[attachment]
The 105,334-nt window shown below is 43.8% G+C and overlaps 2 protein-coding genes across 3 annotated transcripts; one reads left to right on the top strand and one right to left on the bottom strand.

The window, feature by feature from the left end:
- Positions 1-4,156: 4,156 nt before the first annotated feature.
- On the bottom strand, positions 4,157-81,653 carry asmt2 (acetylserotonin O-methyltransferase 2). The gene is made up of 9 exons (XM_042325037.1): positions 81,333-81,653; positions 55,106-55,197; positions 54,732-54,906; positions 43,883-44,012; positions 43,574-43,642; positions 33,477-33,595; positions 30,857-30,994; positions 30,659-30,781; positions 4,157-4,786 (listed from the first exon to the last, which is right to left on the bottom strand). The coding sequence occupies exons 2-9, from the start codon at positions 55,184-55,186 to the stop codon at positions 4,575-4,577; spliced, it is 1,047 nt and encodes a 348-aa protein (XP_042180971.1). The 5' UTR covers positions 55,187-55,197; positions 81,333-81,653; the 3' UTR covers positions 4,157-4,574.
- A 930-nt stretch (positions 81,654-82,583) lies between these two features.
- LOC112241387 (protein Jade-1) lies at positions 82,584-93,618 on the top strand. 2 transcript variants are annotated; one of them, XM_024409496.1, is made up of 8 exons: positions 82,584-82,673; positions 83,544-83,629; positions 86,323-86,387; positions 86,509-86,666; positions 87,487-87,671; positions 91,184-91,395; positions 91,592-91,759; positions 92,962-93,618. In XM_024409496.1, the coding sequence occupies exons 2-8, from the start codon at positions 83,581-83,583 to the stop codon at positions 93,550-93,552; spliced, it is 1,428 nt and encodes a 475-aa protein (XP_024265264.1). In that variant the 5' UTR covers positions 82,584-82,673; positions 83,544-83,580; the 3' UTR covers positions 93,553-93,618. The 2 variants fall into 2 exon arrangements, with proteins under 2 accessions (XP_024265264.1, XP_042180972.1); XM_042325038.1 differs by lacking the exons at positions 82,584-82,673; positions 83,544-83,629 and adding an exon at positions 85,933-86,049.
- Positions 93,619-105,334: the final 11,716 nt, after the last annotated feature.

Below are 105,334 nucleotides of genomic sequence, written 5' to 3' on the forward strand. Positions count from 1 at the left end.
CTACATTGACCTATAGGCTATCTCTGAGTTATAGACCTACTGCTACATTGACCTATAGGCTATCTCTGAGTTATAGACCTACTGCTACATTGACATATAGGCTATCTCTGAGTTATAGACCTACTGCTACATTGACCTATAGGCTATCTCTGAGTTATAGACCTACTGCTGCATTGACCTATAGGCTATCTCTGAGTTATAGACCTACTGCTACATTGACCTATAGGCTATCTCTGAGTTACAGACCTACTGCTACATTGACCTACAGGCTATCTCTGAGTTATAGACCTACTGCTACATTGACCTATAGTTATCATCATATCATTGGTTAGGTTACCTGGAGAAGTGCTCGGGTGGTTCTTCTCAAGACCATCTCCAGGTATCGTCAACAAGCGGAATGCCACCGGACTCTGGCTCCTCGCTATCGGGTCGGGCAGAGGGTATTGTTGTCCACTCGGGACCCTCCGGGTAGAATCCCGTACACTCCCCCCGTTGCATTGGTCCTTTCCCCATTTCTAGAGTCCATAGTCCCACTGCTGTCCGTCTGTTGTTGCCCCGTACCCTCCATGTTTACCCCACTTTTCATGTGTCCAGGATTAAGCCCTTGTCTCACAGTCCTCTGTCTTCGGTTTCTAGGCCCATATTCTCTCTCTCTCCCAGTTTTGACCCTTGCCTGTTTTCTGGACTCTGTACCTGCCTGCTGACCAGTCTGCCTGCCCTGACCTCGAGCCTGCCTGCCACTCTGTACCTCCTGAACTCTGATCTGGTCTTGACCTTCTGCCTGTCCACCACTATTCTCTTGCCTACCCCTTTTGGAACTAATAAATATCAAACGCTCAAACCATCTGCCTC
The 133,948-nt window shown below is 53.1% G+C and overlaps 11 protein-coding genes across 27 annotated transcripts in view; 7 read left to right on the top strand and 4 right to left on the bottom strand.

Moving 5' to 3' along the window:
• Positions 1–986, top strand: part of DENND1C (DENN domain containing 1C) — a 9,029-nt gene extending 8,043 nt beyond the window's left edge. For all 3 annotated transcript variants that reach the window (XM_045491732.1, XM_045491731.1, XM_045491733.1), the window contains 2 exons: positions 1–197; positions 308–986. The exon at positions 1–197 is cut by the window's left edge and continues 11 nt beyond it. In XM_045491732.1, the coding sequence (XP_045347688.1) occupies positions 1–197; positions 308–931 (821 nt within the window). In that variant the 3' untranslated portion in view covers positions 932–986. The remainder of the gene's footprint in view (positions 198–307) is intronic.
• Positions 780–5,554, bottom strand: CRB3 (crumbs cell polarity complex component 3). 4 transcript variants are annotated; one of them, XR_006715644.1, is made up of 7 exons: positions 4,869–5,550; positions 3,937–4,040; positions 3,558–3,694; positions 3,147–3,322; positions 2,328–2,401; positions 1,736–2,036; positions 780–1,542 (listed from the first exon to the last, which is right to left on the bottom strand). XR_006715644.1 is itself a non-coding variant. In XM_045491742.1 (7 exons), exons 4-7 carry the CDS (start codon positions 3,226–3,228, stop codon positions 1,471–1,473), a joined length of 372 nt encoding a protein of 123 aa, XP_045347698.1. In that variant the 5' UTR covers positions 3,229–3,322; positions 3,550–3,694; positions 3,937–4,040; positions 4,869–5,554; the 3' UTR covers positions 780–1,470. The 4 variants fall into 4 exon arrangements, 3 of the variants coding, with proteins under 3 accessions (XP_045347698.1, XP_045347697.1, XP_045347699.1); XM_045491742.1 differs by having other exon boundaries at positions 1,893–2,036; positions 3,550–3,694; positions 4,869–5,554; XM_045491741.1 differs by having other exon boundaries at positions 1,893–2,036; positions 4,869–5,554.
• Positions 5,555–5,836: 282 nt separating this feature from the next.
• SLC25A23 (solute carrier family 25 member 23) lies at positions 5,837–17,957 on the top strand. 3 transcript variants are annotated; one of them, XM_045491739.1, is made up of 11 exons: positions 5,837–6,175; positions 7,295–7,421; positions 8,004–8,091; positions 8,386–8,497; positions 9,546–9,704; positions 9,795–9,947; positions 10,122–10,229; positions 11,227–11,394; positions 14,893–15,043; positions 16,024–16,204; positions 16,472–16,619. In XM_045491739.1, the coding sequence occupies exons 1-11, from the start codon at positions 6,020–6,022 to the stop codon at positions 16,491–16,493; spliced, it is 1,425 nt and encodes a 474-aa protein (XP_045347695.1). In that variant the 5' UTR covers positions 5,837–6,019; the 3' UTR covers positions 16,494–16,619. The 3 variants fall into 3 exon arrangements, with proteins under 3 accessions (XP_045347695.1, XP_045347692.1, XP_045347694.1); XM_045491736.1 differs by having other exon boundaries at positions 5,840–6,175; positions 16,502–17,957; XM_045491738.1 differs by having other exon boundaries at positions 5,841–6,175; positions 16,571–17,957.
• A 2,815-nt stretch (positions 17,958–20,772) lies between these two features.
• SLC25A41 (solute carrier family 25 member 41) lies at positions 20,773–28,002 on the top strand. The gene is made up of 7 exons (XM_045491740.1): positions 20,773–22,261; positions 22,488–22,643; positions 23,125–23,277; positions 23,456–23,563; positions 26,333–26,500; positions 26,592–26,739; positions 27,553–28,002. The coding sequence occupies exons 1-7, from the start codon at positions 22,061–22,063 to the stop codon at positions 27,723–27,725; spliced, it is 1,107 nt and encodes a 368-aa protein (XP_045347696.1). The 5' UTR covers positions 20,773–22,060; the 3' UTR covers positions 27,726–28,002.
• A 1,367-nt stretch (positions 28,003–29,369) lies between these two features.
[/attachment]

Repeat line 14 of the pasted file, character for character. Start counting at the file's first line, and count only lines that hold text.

• Positions 5,555–5,836: 282 nt separating this feature from the next.